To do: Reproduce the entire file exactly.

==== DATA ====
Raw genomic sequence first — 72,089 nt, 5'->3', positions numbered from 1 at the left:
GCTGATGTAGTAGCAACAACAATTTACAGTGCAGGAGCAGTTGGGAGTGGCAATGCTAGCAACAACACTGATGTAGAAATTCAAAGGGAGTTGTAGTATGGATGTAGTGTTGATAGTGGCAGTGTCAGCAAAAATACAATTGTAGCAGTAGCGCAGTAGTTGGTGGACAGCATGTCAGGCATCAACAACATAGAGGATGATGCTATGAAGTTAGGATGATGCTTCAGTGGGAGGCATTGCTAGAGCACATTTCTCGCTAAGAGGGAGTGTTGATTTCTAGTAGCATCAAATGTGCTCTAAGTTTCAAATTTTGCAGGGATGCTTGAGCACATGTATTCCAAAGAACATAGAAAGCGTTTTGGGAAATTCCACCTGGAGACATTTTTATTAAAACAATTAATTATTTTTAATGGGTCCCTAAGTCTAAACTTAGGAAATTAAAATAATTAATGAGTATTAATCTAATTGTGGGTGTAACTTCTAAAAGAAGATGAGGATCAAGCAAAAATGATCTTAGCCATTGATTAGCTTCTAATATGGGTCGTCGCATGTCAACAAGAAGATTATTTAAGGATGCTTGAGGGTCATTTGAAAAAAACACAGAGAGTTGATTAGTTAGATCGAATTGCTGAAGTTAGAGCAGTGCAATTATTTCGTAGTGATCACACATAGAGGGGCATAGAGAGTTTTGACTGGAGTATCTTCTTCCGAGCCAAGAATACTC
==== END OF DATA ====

Raw genomic sequence first — 72,089 nt, 5'->3', positions numbered from 1 at the left:
GCTGATGTAGTAGCAACAACAATTTACAGTGCAGGAGCAGTTGGGAGTGGCAATGCTAGCAACAACACTGATGTAGAAATTCAAAGGGAGTTGTAGTATGGATGTAGTGTTGATAGTGGCAGTGTCAGCAAAAATACAATTGTAGCAGTAGCGCAGTAGTTGGTGGACAGCATGTCAGGCATCAACAACATAGAGGATGATGCTATGAAGTTAGGATGATGCTTCAGTGGGAGGCATTGCTAGAGCACATTTCTCGCTAAGAGGGAGTGTTGATTTCTAGTAGCATCAAATGTGCTCTAAGTTTCAAATTTTGCAGGGATGCTTGAGCACATGTATTCCAAAGAACATAGAAAGCGTTTTGGGAAATTCCACCTGGAGACATTTTTATTAAAACAATTAATTATTTTTAATGGGTCCCTAAGTCTAAACTTAGGAAATTAAAATAATTAATGAGTATTAATCTAATTGTGGGTGTAACTTCTAAAAGAAGATGAGGATCAAGCAAAAATGATCTTAGCCATTGATTAGCTTCTAATATGGGTCGTCGCATGTCAACAAGAAGATTATTTAAGGATGCTTGAGGGTCATTTGAAAAAAACACAGAGAGTTGATTAGTTAGATCGAATTGCTGAAGTTAGAGCAGTGCAATTATTTCGTAGTGATCACACATAGAGGGGCATAGAGAGTTTTGACTGGAGTATCTTCTTCCGAGCCAAGAATACTC